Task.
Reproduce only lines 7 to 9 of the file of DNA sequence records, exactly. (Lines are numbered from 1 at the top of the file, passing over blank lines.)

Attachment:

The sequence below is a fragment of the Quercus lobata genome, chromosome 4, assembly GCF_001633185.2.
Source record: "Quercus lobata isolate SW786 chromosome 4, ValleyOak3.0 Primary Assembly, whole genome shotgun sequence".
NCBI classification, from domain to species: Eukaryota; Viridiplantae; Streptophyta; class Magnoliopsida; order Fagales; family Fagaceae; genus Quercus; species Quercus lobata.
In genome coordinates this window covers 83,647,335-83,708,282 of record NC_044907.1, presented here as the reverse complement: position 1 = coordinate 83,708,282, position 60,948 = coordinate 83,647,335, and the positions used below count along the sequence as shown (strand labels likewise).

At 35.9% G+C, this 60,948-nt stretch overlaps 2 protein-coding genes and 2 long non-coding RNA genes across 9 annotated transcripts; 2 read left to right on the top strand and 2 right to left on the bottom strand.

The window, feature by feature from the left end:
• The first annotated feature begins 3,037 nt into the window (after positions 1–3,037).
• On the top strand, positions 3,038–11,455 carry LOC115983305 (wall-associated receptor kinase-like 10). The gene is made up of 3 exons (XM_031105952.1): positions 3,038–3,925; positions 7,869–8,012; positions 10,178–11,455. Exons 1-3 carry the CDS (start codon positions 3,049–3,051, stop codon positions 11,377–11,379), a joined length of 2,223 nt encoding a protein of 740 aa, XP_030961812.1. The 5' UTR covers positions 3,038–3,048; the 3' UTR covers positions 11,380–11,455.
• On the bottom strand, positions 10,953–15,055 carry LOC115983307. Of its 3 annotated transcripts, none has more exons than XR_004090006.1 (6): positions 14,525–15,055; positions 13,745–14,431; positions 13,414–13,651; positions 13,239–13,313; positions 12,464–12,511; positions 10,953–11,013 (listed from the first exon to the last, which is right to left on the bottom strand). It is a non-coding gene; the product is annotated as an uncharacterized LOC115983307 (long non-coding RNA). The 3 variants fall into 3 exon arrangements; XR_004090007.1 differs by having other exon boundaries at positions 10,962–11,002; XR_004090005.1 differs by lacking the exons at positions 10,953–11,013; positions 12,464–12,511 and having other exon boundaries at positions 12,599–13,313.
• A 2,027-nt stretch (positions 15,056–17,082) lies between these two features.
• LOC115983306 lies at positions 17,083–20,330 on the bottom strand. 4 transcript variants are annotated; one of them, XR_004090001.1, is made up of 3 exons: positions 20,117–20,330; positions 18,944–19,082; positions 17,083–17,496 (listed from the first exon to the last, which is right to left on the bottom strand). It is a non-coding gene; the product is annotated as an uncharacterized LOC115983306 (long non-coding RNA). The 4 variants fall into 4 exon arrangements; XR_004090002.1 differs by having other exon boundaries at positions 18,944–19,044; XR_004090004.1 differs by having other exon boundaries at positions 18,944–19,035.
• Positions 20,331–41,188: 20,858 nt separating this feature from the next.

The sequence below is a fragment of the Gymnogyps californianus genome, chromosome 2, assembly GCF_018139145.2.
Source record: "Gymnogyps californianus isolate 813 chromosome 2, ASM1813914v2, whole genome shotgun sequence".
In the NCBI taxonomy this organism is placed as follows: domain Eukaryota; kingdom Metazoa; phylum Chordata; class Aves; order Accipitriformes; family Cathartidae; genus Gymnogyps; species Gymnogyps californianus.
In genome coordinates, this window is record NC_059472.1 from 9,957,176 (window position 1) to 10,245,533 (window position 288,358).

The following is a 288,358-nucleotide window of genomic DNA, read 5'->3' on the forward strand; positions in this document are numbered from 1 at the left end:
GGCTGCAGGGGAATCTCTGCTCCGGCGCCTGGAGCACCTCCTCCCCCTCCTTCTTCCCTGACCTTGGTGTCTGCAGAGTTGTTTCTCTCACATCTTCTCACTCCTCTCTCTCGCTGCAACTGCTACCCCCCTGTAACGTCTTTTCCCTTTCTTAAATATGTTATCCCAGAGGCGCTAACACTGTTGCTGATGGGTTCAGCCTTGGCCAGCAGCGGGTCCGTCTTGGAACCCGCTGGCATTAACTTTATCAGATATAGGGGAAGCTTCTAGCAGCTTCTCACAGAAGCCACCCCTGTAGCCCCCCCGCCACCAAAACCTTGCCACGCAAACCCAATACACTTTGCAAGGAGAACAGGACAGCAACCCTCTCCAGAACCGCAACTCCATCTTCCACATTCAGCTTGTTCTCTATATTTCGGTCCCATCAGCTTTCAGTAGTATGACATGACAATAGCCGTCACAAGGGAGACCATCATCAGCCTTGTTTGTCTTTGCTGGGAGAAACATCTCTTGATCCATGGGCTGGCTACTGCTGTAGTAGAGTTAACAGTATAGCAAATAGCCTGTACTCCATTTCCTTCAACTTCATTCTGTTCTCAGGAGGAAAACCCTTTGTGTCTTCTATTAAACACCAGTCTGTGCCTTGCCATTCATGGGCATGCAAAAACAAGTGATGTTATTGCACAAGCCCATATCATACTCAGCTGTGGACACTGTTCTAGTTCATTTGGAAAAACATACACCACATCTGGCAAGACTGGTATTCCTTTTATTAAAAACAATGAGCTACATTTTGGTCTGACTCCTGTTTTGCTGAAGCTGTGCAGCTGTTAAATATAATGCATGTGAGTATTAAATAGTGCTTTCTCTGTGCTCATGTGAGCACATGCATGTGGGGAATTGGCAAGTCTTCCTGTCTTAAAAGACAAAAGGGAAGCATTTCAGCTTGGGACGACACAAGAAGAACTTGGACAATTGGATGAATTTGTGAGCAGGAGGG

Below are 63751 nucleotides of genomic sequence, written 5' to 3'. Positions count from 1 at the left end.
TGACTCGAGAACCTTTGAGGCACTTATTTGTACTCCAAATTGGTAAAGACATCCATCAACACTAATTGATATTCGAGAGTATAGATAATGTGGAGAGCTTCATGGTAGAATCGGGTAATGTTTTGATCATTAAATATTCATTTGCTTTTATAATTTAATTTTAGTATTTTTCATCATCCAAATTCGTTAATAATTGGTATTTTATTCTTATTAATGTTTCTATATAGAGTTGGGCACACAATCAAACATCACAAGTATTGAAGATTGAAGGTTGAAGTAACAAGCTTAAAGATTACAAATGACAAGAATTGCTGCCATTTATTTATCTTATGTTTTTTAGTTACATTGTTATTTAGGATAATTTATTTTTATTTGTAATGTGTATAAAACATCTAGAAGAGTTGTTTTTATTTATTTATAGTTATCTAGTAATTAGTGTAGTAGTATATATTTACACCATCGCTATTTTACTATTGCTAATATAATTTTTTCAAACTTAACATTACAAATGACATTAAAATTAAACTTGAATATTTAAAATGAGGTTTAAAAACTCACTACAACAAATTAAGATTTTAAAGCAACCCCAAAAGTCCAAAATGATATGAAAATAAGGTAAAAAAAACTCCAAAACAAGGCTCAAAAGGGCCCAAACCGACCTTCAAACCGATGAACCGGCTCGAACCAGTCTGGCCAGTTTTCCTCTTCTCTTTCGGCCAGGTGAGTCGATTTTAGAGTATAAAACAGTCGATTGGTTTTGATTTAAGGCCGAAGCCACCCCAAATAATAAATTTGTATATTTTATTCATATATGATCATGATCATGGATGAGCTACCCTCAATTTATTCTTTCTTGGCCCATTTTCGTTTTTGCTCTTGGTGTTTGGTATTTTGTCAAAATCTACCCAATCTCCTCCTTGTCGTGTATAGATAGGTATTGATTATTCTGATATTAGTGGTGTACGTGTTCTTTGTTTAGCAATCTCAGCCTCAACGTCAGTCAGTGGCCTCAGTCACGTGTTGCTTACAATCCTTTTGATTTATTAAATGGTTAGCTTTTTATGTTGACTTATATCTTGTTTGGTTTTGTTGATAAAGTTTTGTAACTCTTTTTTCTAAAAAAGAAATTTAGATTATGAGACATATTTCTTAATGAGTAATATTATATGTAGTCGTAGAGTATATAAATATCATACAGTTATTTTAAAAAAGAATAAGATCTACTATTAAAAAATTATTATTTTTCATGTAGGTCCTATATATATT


• The first annotated feature begins 3,037 nt into the window (after positions 1–3,037).
• On the top strand, positions 3,038–11,455 carry LOC115983305 (wall-associated receptor kinase-like 10). The gene is made up of 3 exons (XM_031105952.1): positions 3,038–3,925; positions 7,869–8,012; positions 10,178–11,455. Exons 1-3 carry the CDS (start codon positions 3,049–3,051, stop codon positions 11,377–11,379), a joined length of 2,223 nt encoding a protein of 740 aa, XP_030961812.1. The 5' UTR covers positions 3,038–3,048; the 3' UTR covers positions 11,380–11,455.
• On the bottom strand, positions 10,953–15,055 carry LOC115983307. Of its 3 annotated transcripts, none has more exons than XR_004090006.1 (6): positions 14,525–15,055; positions 13,745–14,431; positions 13,414–13,651; positions 13,239–13,313; positions 12,464–12,511; positions 10,953–11,013 (listed from the first exon to the last, which is right to left on the bottom strand). It is a non-coding gene; the product is annotated as an uncharacterized LOC115983307 (long non-coding RNA). The 3 variants fall into 3 exon arrangements; XR_004090007.1 differs by having other exon boundaries at positions 10,962–11,002; XR_004090005.1 differs by lacking the exons at positions 10,953–11,013; positions 12,464–12,511 and having other exon boundaries at positions 12,599–13,313.